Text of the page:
Lina: the world’s first biocomposite car made from flax

When you think about cars, the first word to come to mind is probably not sustainability. While more and more cars are becoming electric, they are still made from metal and plastic. Now, students from the Eindhoven University of Technology (NL) have created the world’s first biocomposite car, called Lina, made from flax.

Flax (Latin: Linum usitatissimum) is a great material, because it has a very strong structure. When the fibres are stacked crosswise and compressed, these panels have a similar strength to carbon and aluminium, which are materials widely used in the car industry. Carbon and aluminium are lightweight, but use six times more energy to produce than steel, which annuls the energy they save after production.

Flax is therefore an interesting alternative. It costs less energy to produce than aluminium and carbon, and it is a renewable material. What’s more, it is lightweight and can be recycled. Flax grows all over Europe, including the Netherlands.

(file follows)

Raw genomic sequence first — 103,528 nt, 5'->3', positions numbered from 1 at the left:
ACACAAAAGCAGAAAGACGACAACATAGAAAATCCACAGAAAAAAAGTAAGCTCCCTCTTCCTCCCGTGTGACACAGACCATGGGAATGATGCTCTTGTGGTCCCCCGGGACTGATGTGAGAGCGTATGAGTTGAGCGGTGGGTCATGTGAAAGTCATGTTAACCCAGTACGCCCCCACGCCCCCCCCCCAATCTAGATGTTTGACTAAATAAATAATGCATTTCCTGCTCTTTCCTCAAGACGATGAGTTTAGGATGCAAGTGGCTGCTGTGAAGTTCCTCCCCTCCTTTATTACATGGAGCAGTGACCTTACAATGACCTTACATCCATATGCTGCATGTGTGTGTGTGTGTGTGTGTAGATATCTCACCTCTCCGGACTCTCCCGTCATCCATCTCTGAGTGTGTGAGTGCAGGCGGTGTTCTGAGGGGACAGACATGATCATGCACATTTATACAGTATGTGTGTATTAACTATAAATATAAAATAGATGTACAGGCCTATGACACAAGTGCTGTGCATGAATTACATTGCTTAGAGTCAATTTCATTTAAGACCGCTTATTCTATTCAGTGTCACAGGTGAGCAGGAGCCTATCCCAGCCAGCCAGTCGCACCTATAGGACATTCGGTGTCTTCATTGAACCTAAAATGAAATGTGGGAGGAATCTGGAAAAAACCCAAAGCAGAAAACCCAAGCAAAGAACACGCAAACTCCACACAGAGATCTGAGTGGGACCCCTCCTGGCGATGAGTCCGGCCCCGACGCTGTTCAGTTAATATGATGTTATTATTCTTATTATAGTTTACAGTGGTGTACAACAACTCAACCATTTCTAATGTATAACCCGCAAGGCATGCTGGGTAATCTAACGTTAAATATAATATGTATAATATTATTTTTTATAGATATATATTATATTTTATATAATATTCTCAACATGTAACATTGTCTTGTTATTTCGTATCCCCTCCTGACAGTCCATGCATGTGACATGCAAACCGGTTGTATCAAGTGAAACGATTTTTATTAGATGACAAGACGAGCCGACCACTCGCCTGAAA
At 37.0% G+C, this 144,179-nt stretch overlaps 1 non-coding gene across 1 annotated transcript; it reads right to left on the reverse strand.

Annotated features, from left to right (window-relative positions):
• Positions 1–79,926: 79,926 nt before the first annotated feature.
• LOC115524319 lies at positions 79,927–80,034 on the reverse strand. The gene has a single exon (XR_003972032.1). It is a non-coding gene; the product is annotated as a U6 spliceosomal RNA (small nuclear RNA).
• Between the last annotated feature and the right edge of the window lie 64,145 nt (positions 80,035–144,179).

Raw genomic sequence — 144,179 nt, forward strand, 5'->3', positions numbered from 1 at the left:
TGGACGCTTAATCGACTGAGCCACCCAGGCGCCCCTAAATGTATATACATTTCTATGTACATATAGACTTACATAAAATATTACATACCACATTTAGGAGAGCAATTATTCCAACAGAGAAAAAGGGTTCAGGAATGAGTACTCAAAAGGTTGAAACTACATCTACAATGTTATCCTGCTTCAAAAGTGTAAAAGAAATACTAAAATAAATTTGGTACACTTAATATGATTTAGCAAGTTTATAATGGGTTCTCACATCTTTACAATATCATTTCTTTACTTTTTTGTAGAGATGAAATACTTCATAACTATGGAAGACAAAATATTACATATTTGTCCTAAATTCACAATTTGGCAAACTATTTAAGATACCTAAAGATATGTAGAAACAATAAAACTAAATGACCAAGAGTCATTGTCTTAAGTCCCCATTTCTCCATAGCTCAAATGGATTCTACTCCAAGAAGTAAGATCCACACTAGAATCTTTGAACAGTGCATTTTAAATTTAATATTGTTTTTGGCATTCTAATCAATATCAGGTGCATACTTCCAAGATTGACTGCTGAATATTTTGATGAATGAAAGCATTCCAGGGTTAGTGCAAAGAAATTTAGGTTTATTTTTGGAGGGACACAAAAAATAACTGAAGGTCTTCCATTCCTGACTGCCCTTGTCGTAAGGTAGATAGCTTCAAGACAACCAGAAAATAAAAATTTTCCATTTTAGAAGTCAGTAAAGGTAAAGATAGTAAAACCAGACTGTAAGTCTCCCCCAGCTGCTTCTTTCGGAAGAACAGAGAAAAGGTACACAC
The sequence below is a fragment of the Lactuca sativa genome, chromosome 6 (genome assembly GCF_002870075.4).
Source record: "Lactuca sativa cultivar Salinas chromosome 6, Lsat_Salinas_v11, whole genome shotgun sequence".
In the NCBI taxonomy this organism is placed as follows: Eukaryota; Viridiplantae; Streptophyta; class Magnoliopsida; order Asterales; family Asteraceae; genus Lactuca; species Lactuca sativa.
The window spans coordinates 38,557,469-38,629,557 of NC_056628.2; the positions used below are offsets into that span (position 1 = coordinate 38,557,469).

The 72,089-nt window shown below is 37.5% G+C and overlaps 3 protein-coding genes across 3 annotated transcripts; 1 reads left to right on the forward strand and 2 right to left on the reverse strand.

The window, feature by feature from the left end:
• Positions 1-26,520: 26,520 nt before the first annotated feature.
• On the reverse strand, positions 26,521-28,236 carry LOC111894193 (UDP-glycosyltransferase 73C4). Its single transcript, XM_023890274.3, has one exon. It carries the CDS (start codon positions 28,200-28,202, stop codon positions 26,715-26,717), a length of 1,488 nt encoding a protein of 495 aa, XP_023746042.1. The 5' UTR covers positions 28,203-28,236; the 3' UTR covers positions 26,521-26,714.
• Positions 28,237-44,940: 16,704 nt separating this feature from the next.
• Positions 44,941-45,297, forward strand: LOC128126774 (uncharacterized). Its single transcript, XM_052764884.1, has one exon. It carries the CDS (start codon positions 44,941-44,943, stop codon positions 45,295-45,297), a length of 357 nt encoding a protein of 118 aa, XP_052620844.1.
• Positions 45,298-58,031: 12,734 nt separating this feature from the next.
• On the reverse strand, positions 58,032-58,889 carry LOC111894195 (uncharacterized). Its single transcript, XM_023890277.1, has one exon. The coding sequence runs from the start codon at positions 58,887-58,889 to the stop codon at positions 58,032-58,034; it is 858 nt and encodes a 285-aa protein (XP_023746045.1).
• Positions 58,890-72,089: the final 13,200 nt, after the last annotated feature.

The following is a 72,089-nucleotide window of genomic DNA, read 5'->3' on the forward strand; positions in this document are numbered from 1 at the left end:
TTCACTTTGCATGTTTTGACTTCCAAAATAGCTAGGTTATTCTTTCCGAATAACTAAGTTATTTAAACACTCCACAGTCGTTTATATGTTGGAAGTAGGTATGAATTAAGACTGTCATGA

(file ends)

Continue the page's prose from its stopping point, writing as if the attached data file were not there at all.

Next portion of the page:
On Wednesday (17 May), Lina the biocomposite car was revealed. The complete chassis, the body of the car and the interior are all made of bio-based materials. The chassis is made of a combination of bio-composite and bio-plastic. The honeycomb structure bio-plastic, or PLA, is used as the core material and is manufactured entirely from sugar beet. It is enveloped in bio-composite sheets that have been composed on the basis of flax. In terms of its strength-weight ratio, the bio-composite is comparable with the familiar fiberglass but manufactured in a sustainable way. The bodywork is also flax-based.

The car is electric-powered and has a total weight of 300 kilograms (661 pounds). Lina is certified by the Netherlands Vehicle Authority as roadworthy and is suitable to carry four people. It is a city car, reaching speeds up to 85 kilometres (52.8 miles) per hour. The car only needs a licence plate before it can drive on public roads.

While the students have shown that it is possible to build a car from biobased materials, it is unlikely the car industry will pick up the idea immediately. However, there is definitely a future for biocomposite cars.

Photos: TU Eindhoven / Ruptly / NOS